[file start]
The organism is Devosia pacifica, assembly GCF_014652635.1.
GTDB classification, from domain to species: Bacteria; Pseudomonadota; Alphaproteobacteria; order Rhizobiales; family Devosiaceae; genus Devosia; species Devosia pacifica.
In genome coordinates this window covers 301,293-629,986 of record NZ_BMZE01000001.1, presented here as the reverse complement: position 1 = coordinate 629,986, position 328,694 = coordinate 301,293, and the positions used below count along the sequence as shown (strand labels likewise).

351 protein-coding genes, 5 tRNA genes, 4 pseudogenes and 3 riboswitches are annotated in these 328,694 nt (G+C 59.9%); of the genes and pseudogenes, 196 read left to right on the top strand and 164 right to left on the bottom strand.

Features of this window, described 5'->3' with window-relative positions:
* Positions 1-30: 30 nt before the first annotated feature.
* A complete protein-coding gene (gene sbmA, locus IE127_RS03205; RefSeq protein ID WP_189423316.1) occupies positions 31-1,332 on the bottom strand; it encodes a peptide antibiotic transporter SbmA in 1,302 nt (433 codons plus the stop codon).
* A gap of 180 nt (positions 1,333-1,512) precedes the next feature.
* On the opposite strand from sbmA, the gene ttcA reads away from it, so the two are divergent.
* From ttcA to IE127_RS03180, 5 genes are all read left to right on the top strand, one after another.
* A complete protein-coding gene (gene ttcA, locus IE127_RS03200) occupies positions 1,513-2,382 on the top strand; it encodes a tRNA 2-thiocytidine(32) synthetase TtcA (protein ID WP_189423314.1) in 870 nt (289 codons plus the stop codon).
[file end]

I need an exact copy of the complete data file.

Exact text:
The organism is Devosia pacifica, assembly GCF_014652635.1.
GTDB classification, from domain to species: Bacteria; Pseudomonadota; Alphaproteobacteria; order Rhizobiales; family Devosiaceae; genus Devosia; species Devosia pacifica.
In genome coordinates this window covers 301,293-629,986 of record NZ_BMZE01000001.1, presented here as the reverse complement: position 1 = coordinate 629,986, position 328,694 = coordinate 301,293, and the positions used below count along the sequence as shown (strand labels likewise).

351 protein-coding genes, 5 tRNA genes, 4 pseudogenes and 3 riboswitches are annotated in these 328,694 nt (G+C 59.9%); of the genes and pseudogenes, 196 read left to right on the top strand and 164 right to left on the bottom strand.

Features of this window, described 5'->3' with window-relative positions:
* Positions 1-30: 30 nt before the first annotated feature.
* A complete protein-coding gene (gene sbmA, locus IE127_RS03205; RefSeq protein ID WP_189423316.1) occupies positions 31-1,332 on the bottom strand; it encodes a peptide antibiotic transporter SbmA in 1,302 nt (433 codons plus the stop codon).
* A gap of 180 nt (positions 1,333-1,512) precedes the next feature.
* On the opposite strand from sbmA, the gene ttcA reads away from it, so the two are divergent.
* From ttcA to IE127_RS03180, 5 genes are all read left to right on the top strand, one after another.
* A complete protein-coding gene (gene ttcA, locus IE127_RS03200) occupies positions 1,513-2,382 on the top strand; it encodes a tRNA 2-thiocytidine(32) synthetase TtcA (protein ID WP_189423314.1) in 870 nt (289 codons plus the stop codon).